Enterprises and investors must be sensitive to each other’s interests while adhering to ethical and
context sensitive practices.

The community of business enterprise is an important part of a nation.  They contribute to the
strengths and weaknesses of a society through their actions.  Businesses are assessing the investment
opportunities and options in the North and East and in other parts of Sri Lanka.  Clearly the conditions
for business and investments are not the same everywhere.  Creating opportunities that realize well
distributed prosperity is the need of the hour.

Businesses and business leaders through philanthropy, help in the wellbeing and welfare of communities
and vulnerable groups. These are important strands in the fabric of Sri Lankan society and this activity is

The natural environment has to be paid close and careful attention when producing things - use of
energy and water have to be carefully considered.  What comes out of the factories, both sold in the
market place or dispersed through the air, into the soil and to the water have real costs to others in
terms of ill-health, or costs to clean up.  

Lives of the people and the opportunities for the next generation must improve in the North in the
East and in other regions of the country and investments have to increase into these areas.  Growth has
to take place, and it has to create employment but not of the kind found 30 years ago but of a new age
because the youth seeking employment are of and from a different time.  

“Do no harm” approaches have to spread to programs and projects and discipline their work.

Corporate Social Responsibility (CSR) although important and useful by itself does not directly address
the building of better distributed opportunity for prosperity and the unique contribution that business
can make towards it.  CSR must go beyond philanthropy to creating social value.

Provide a “hand up” (as opposed to a hand out) to communities and businesses in the regions with
special attention to the small and medium scale enterprise and entrepreneur.

The fundamental questions to explore would be:

1.        What is the value that an investment should produce for society?
2.        How should this value be measured?
3.        How are the social, cultural, and environmental impacts measured?
4.        How does one ensure community buy-in and ownership?
5.        How does one ensure unity among stakeholders and prevent conflicts?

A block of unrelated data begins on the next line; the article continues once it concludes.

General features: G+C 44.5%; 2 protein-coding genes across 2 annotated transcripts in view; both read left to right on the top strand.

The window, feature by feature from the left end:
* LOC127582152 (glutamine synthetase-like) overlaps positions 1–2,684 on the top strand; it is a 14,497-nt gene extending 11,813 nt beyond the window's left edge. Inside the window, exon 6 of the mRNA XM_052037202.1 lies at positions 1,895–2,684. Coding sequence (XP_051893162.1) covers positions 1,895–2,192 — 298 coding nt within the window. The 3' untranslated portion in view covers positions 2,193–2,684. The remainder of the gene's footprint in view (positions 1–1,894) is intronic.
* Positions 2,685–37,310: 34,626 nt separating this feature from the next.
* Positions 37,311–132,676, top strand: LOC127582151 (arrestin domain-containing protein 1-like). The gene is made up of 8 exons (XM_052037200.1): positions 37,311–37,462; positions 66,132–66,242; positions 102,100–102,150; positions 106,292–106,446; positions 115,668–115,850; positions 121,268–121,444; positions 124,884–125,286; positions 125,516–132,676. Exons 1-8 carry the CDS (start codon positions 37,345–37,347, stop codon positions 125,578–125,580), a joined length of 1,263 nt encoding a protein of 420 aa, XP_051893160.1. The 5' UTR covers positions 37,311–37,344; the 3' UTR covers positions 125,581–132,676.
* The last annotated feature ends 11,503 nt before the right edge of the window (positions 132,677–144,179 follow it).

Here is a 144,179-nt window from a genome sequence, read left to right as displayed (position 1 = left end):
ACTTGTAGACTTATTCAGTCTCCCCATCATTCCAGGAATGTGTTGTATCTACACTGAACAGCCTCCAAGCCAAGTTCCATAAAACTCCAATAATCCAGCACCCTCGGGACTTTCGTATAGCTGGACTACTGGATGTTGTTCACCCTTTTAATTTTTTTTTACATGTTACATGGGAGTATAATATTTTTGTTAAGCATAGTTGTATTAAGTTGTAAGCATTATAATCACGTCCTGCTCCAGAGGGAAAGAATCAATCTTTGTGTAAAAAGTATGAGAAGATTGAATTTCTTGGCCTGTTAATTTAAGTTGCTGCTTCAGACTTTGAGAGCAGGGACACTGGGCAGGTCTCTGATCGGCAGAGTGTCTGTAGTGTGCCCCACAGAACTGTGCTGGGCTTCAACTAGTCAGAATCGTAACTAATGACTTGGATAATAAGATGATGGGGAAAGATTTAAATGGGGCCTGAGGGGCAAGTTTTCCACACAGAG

6.        What are the alternatives to philanthropy that go beyond giving to creating social value?
7.        What are the capabilities, processes, and structures required to create such value?
8.        What is the function of good governance within these?

A set of principles for business engagement would include the following five standards:

1.        A standard for engagement of local business enterprise.
2.        A standard for local employment.
3.        A standard for human resource development.
4.        A standard for employment of local resources linked with local business.
5.        A standard for sustainable development practices.
6.        A standard for engagement with local community including local provincial government and
district and division administration.

Engagement – here what types of enterprises in terms of scale and scope are to be encouraged and how
does it address the development requirements of that specific region?

Local employment – how the specific workforce in the region is addressed by the investments, who
gets employed, the skill and ethnic mix, space for workers from other regions.

Human resource development – planning for growth and for value chains.

Local resources – growth, employment, technical, environmental and habitat, bio-diversity related

Sustainable development – the triple bottom line “people-planet-profit” model.

Regional and local governance – good governance standards that engage the existing structures and
institutions and communities.
Guiding Principles for Enterprises & Investors
by Dr. Nimal Gunathilleke, Governer - MARGA
& Suresh deMel, Chairman - BPA
“You are what you repeatedly do.
Excellence is not an event - it is a habit.”

– Aristotle
Website Created and Maintained as a CSR Project by Members of the BPA Operations Committee
Draft Outline